GH: That's also a thing of the past. No pets allowed on premises that's because earth people
complained about their droppings. At first we thought we were sending them blessings from the sky but humans didn't take it to heart for being crapped on their heads.
AN: Yesterday I spent a day in San Pedro, the breeding grounds, pardon my pun, for Charles
Bukowski that you introduced me to. I still have the books you gave me. Well, I went around from the San Pedro Hotel all the way down to his preferred bar and like a fly I sat there pondering over flies and all the rough and tumble life that still is here but much tamer than it must've been 60 years ago. I even went around the harbor docks and reached an area literally teeming with seagulls who flew overhead and used me as a target practice and believe me after 3 direct hits 2 on my shoulders and one fly-by all over my pants sent me scurrying to the local bar for another drink and a rinsing off.
GH: Alex, you're great at remembering these small things. Well, I still recite my poetry to the
angels but leave the writing to you. I've shown you the way and how easy it is to write when
inspired by the likes of Charlie Bukowski.
AN: Oh, yes! Thank so much for presenting me with his books for my birthday. By the way what
do you think of Leo Castelli and Larry Gagosian and the likes of them on the art stage?
GH: Oh, you mean the Abbott and Costello type art peddlers. I love their, Who comes first
routine. Very pertinent to the art world, Art or Artist, who comes first,? They sure faked out the art world and the rich to believe in their doo. Well, it wasn't hard to do with a public way under-educated about the arts. I mean one can sell packaged rocks with instructions how to raise them as pets and voila you become a millionaire.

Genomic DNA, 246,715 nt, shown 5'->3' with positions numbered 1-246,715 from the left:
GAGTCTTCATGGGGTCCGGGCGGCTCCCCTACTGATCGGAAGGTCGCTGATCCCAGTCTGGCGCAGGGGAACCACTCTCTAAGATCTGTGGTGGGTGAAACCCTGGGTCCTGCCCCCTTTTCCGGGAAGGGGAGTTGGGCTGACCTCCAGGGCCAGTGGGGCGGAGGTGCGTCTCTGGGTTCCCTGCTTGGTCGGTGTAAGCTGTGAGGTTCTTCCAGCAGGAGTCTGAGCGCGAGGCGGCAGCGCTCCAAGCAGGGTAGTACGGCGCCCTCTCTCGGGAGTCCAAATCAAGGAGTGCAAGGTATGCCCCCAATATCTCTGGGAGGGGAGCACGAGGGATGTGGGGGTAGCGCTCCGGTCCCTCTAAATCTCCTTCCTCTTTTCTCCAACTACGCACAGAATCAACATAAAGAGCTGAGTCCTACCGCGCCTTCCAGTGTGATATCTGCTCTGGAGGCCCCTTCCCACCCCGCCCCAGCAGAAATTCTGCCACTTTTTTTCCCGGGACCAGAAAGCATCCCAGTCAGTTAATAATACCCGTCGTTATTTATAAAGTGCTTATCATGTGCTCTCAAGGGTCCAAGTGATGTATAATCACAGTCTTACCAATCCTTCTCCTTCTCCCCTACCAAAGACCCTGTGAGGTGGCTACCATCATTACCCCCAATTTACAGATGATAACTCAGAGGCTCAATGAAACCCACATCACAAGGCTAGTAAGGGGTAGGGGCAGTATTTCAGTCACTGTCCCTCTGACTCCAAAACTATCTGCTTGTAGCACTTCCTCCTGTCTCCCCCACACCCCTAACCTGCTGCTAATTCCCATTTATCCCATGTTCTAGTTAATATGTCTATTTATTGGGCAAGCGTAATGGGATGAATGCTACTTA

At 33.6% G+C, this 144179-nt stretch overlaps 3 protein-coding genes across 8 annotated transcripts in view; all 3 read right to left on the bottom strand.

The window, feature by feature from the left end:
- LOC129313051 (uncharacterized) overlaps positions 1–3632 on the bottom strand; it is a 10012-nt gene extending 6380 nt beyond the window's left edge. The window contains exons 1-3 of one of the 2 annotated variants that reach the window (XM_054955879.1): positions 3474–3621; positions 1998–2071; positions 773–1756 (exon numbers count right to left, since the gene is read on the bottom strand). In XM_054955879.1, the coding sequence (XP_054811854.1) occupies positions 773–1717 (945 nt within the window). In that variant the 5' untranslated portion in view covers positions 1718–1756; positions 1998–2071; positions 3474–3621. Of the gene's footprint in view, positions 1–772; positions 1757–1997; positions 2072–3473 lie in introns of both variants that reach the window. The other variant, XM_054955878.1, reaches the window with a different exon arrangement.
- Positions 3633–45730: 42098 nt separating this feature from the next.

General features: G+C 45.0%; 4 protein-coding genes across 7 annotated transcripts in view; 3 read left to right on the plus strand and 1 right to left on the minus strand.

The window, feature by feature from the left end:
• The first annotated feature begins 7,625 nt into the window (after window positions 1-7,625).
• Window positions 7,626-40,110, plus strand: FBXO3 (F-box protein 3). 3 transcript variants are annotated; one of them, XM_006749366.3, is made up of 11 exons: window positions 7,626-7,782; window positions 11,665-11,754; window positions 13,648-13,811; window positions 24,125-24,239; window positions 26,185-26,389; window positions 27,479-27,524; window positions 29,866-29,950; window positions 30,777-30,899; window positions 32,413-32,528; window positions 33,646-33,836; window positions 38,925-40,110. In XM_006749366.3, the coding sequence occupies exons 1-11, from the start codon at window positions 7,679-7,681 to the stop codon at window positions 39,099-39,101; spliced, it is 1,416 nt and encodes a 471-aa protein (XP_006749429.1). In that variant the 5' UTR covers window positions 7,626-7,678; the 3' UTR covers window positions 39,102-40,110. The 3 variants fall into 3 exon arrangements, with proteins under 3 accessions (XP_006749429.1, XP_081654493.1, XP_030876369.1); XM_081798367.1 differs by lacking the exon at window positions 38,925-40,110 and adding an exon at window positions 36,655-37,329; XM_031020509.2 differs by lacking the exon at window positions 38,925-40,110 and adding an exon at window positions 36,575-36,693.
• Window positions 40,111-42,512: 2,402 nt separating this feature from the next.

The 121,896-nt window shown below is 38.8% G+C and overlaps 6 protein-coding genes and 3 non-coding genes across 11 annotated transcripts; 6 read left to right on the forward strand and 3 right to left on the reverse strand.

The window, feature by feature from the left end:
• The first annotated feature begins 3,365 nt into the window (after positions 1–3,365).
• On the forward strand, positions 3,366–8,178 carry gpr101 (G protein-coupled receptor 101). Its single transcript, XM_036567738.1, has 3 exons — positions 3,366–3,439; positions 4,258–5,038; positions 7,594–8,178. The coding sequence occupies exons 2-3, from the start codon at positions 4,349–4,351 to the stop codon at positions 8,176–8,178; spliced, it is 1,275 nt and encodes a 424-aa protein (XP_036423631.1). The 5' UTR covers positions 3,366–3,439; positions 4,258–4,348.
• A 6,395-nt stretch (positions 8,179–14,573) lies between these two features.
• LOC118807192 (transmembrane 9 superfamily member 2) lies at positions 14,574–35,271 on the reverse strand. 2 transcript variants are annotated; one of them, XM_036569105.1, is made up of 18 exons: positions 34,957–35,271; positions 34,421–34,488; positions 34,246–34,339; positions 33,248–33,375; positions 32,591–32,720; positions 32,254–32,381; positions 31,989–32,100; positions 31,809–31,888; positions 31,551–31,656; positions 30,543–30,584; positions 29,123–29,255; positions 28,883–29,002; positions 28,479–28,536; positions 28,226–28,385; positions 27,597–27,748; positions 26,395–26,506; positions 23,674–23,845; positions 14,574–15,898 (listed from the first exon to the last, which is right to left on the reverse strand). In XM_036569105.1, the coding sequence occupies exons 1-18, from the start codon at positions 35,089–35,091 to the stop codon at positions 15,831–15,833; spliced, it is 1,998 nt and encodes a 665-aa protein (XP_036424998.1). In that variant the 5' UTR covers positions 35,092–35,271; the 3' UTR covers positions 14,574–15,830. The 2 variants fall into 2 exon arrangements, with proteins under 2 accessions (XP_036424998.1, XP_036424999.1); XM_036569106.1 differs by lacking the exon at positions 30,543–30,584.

AN: Well, I somewhat agree but would add that the promoted artists of that period belonged to
the most powerful and most admired country in the world. I am curious though why all the content of the art of that period was about nothing. What's your opinion about that?
GH: Well, most of these artists were also undereducated so how could one expect any
substantial intellectual content? So on they went with scribbles, spots, smears, squiggles and
their promoters saw a gold mine about art about nothing. That's the famous period when art
alienated its public and the famous quote birthed, "My 5 year old can do that!"
AN: Isn't that the consequence of Vassili Vassilievitch Kandinski saying that every work of art is the child of its time or something of that nature?
GH: I love how you pronounce his name! Precisely and that's who started all this child-like stuff and thank God I never outgrew my childhood myself... Hahaha!
AN: George, thanks for taking time out of Eden for this interview. Do you have any advice for
GH: Yes, keep your fingers off your pimples and never slow down practicing art except for
pondering over the results. It's the doing of the doing that gets things done. Be inspired by the
smallest events as they all are catalysts to living. It leads to a life well spent.
Upon these last words George flies into the California sunset. I hope he doesn't burn his wings
like Icarus did.
George and I have been friends for over 27 years. Not once did we get into any personal strife
despite us going on common artistic excursions each with his camera or painting side by side
with our brushes and different view points.
About George and his Feeding a Street Rat
When my friend and I visited Alcatraz Island
we were entranced by paying a visit to where
we thought the Birdman of the Rock prison resided.
Back home we joked about that day
knowing other inmates befriended mice, cockroaches
and flies. Of course that was many years ago.
He died sitting before the television, his Greek hat
askew on his head to keep his bald spate warm.
He was watching a classic black and white movie,
Birdman of Alcatraz and for some odd reason
I wonder if the wild rat he fed nightly in his kitchen
missed the cheese or him as much as I still do.